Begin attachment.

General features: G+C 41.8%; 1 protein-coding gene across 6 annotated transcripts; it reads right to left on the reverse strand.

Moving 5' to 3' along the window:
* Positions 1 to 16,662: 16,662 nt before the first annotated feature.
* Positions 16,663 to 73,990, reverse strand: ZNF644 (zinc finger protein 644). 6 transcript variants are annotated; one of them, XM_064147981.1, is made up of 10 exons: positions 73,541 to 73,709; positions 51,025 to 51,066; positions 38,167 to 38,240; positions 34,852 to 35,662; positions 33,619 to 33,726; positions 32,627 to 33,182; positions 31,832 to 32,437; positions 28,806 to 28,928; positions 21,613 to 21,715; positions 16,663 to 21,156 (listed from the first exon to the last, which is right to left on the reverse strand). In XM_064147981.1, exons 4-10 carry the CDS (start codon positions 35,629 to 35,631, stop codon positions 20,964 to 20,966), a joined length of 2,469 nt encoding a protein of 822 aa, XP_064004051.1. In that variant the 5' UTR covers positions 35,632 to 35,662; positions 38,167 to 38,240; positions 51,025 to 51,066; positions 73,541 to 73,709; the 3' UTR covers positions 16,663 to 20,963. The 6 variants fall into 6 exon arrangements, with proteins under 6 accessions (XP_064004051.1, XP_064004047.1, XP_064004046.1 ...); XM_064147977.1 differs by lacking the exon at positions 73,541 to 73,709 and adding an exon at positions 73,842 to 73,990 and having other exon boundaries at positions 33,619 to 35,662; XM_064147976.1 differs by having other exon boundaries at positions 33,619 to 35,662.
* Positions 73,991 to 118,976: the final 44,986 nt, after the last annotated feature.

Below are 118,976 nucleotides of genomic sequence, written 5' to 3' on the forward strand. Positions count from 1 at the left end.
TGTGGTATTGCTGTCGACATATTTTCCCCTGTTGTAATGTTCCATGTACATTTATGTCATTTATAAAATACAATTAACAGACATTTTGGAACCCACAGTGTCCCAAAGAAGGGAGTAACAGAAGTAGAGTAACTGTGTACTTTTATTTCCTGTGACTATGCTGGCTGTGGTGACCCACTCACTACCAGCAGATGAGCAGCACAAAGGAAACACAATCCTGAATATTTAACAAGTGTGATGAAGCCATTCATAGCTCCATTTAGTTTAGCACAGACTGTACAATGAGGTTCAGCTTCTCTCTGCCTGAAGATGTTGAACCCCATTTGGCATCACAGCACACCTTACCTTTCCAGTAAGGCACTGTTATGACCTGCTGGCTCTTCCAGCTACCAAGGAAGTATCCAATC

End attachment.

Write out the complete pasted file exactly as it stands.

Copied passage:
General features: G+C 41.8%; 1 protein-coding gene across 6 annotated transcripts; it reads right to left on the reverse strand.

Moving 5' to 3' along the window:
* Positions 1 to 16,662: 16,662 nt before the first annotated feature.
* Positions 16,663 to 73,990, reverse strand: ZNF644 (zinc finger protein 644). 6 transcript variants are annotated; one of them, XM_064147981.1, is made up of 10 exons: positions 73,541 to 73,709; positions 51,025 to 51,066; positions 38,167 to 38,240; positions 34,852 to 35,662; positions 33,619 to 33,726; positions 32,627 to 33,182; positions 31,832 to 32,437; positions 28,806 to 28,928; positions 21,613 to 21,715; positions 16,663 to 21,156 (listed from the first exon to the last, which is right to left on the reverse strand). In XM_064147981.1, exons 4-10 carry the CDS (start codon positions 35,629 to 35,631, stop codon positions 20,964 to 20,966), a joined length of 2,469 nt encoding a protein of 822 aa, XP_064004051.1. In that variant the 5' UTR covers positions 35,632 to 35,662; positions 38,167 to 38,240; positions 51,025 to 51,066; positions 73,541 to 73,709; the 3' UTR covers positions 16,663 to 20,963. The 6 variants fall into 6 exon arrangements, with proteins under 6 accessions (XP_064004051.1, XP_064004047.1, XP_064004046.1 ...); XM_064147977.1 differs by lacking the exon at positions 73,541 to 73,709 and adding an exon at positions 73,842 to 73,990 and having other exon boundaries at positions 33,619 to 35,662; XM_064147976.1 differs by having other exon boundaries at positions 33,619 to 35,662.
* Positions 73,991 to 118,976: the final 44,986 nt, after the last annotated feature.

Below are 118,976 nucleotides of genomic sequence, written 5' to 3' on the forward strand. Positions count from 1 at the left end.
TGTGGTATTGCTGTCGACATATTTTCCCCTGTTGTAATGTTCCATGTACATTTATGTCATTTATAAAATACAATTAACAGACATTTTGGAACCCACAGTGTCCCAAAGAAGGGAGTAACAGAAGTAGAGTAACTGTGTACTTTTATTTCCTGTGACTATGCTGGCTGTGGTGACCCACTCACTACCAGCAGATGAGCAGCACAAAGGAAACACAATCCTGAATATTTAACAAGTGTGATGAAGCCATTCATAGCTCCATTTAGTTTAGCACAGACTGTACAATGAGGTTCAGCTTCTCTCTGCCTGAAGATGTTGAACCCCATTTGGCATCACAGCACACCTTACCTTTCCAGTAAGGCACTGTTATGACCTGCTGGCTCTTCCAGCTACCAAGGAAGTATCCAATC